About the WordPress “Appearance” Section
This is a post intended for clients of ClickNathan.com. While you may find the information below useful, as it generally applies to WordPress, there may be information involving customized aspects of WordPress that aren’t out-of-the-box features. It was written for WordPress v. 3.3.1.
This is both a powerful and dangerous section of your administrative area. It provides you with both the ability to increase the capabilities of your website, as well as to completely remove all customization I’ve done to it. Proceed with caution, particularly where indicated below.
This is basic functionality in WordPress, allowing you to configure the look and feel of the front end of your website. However, you have specifically paid me to create a custom design and coding for your site, and I have already set this up as is appropriate. Changing anything in the Themes area will completely change the front end of your site’s look. You should never change anything in this section. Doing so could incur significant additional charges for me to set everything up again.
This area allows you to add additional pieces of information or code or really a plethora of types of “widgets” to various places on your site, particularly any sidebars associated with your site’s pages. Let’s go through an example:
- Click Appearance > Widgets in WordPress
- You’ll see two rows, one labeled Available Widgets and another on the right with at least one box
- The boxes on the right represent different sections of your site that widgets can be added to. In the example shown above, there are two sections: Pages and Store. These would be represented by different areas of your site’s front end, and will be explained in more detail in your How To Beta document, as they are unique for each client.
- The Available Widgets can be dragged and dropped into one of the boxes on the right, placing it in that space on the front end as well. There are a ton of widgets available right out of the box, and you can browse or search WordPress’ Plugin Repository1 for new ones.
- Once you drag a widget into the appropriate box, you can click the arrow to the right of it’s name to see what configuration details it provides.
- Click Save to save your changes and you’re all good to go.
If your website has configurable navigation menus (which most do), you can use this area to edit the items in those areas. Let’s walk through this functionality:
- Click Appearance > Menus
- Theme Locations. If your site has more than one configurable navigation menu, you will be able to configure them all here. However, when I set your site up, I already setup this Theme Locations box. Changing the contents here can break your site on the front end.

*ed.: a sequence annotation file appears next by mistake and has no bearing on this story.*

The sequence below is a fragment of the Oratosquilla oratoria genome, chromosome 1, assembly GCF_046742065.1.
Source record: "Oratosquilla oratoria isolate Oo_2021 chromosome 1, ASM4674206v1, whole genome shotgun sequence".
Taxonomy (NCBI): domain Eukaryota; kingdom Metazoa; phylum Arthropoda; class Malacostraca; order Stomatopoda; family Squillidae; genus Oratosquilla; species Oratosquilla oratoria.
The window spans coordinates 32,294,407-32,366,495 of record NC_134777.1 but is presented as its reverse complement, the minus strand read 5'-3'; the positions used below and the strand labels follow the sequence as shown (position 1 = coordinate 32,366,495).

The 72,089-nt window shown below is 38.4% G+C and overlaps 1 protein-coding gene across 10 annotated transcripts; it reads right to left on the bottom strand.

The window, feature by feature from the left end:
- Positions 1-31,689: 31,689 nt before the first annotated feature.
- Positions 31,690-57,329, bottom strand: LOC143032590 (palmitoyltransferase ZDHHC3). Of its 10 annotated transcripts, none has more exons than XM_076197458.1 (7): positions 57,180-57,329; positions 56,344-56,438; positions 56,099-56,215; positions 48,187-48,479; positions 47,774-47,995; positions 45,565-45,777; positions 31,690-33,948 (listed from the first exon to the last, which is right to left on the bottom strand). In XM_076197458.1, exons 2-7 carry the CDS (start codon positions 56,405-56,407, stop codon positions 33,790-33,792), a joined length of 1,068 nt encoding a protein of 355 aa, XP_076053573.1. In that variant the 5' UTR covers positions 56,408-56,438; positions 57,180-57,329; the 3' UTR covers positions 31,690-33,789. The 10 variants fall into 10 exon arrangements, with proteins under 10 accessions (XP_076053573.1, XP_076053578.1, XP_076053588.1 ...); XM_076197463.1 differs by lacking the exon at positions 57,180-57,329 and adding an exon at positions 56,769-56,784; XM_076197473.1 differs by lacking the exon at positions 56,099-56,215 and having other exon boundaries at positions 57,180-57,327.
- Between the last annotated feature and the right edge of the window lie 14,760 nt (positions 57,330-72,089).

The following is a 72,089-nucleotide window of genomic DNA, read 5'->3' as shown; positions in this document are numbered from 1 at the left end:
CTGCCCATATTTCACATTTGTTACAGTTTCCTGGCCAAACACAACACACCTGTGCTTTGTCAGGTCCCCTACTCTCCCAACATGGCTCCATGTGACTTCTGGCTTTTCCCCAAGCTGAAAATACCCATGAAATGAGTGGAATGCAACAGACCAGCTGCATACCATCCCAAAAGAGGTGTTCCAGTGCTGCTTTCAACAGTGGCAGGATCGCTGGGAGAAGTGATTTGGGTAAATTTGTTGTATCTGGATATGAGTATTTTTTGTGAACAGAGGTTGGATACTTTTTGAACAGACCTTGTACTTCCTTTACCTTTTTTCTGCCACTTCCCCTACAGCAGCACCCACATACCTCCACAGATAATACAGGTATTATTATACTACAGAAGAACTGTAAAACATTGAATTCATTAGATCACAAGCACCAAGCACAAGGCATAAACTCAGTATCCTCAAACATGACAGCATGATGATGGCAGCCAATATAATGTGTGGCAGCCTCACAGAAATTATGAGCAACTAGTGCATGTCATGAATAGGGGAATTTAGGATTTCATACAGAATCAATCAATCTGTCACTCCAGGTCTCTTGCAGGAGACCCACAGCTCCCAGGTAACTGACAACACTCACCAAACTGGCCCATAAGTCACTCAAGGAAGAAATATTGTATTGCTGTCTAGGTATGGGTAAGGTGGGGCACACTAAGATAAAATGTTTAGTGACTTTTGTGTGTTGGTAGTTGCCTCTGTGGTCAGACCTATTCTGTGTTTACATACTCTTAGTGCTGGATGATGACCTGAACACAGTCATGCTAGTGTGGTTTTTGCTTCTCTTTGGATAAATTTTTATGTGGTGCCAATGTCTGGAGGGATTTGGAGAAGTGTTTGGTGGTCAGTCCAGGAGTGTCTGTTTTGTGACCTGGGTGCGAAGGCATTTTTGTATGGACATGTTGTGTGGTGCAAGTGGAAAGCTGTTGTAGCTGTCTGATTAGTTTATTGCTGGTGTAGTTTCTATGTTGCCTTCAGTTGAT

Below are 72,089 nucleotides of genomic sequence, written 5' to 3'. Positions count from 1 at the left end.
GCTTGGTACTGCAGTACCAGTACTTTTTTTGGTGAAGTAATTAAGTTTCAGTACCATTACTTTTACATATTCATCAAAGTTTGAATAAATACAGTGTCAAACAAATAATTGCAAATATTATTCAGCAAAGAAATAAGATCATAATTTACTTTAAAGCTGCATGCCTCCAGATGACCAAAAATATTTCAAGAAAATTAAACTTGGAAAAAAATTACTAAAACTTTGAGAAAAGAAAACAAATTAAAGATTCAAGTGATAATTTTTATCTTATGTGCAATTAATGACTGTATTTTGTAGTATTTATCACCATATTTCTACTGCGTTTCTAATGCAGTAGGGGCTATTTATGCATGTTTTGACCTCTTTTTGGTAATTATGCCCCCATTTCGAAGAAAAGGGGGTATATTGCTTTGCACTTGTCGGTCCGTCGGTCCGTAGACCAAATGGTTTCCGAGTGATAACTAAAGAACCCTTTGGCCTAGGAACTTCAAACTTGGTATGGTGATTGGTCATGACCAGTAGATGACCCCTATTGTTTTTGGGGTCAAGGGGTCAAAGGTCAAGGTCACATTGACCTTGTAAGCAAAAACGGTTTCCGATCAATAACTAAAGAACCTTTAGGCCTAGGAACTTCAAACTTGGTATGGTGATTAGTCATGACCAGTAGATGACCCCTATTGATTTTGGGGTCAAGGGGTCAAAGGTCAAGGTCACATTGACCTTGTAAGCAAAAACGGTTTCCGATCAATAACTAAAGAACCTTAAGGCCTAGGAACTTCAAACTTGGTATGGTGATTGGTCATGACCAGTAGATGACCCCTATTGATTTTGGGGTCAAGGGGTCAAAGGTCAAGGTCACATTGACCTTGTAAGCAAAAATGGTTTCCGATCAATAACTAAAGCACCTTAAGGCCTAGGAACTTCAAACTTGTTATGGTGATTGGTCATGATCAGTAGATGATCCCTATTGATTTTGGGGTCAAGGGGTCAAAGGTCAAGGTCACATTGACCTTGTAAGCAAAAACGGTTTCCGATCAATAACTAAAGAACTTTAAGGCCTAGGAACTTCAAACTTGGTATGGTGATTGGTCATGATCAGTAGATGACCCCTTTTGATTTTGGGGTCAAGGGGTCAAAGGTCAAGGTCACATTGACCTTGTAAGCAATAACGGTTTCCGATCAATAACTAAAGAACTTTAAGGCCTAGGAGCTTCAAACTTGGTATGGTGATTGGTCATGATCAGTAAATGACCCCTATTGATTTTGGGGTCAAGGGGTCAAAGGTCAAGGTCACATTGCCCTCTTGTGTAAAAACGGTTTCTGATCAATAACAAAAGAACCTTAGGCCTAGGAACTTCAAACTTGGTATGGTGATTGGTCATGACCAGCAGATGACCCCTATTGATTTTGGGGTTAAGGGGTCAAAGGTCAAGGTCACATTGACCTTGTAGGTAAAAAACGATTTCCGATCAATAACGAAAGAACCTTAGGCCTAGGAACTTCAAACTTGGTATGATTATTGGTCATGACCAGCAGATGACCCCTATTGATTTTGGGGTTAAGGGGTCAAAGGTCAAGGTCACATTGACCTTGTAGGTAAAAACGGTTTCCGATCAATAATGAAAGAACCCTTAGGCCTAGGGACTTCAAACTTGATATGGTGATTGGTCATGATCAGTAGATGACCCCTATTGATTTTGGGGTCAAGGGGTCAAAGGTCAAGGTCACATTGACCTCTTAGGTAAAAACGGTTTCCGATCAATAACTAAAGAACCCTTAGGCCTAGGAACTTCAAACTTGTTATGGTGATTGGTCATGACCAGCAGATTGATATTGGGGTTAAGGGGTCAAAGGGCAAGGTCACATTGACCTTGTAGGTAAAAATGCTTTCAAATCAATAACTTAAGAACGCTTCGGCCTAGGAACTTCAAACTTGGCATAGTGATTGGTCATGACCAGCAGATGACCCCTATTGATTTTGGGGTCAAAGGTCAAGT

- Custom Links. If you want to add a custom link to your navigation, enter the URL here. Note about URLS: There are two types of URLS, absolute and relative. An absolute URL is something like http://google.com or https://clicknathan.com/contact, it’s the full address of the page, including the http:// part. When adding a link to another site, it’s necessary to use absolute URLs. A relative URL is something like /contact and it’s called relative because it will be relative to the page that the user is on when they click a link. So if they were at https://clicknathan.com/web-design and they clicked a relative URL of /contact, they would be taken to https://clicknathan.com/contact. If you just added in the relative URL as contact without any slashes, they they would be taken to https://clicknathan.com/web-design/contact, moving forward one folder (if it exists of course). This custom links section is really only necessary if you want to point someone to a location that isn’t on your own website. If you’re linking to a page or other content on your own site, use one of the following sections.
- Pages. You can put a check mark next to any page you’d like to add to the navigation, and then click Add to Menu to move it to the right hand column (where the navigation menu structure is displayed).
- Posts, Categories, and others. Depending on your site’s setup, you may have additional sections that allow you to add links to those types of content. It is not recommended to use these in most situations, as you may link to something that wasn’t intended to be viewed on it’s own.
- Navigation Structure. On the right hand side you’ll see the current navigation structure of your site. You can drag and drop items to reorder them, and move them slightly to the right to indent them. An indented item will appear as a dropdown navigational item, as opposed to the main navigation.
This gives you access to editing many of your website’s files. This goes without saying, but I’ll write it anyway: if you don’t know what you’re doing, you shouldn’t be editing the HTML, CSS and PHP files on your site. Doing so will incur additional fees, sometimes significant in amount, if I need to go back in and fix things.
1Widgets and Plugins (hereafter referred to simply as “plugins”) are often easy to install and work right out of the box. However, you should note that a) plugins are created by 3rd party developers, meaning not ClickNathan and not necessarily WordPress, b) plugins often work by simply installing them, however some plugins require various amounts of setup, including design, development or editing settings within WordPress, c) I charge extra for any plugin customization needed, and d) except where I have installed a plugin or have indicated thusly in the contract, I do not provide or imply any type of warranty or guarantee that plugins will work correctly, or even that they won’t break your site, contain malicious code, or any other undesirable results.
Up Next? How to Install a WordPress Plugin
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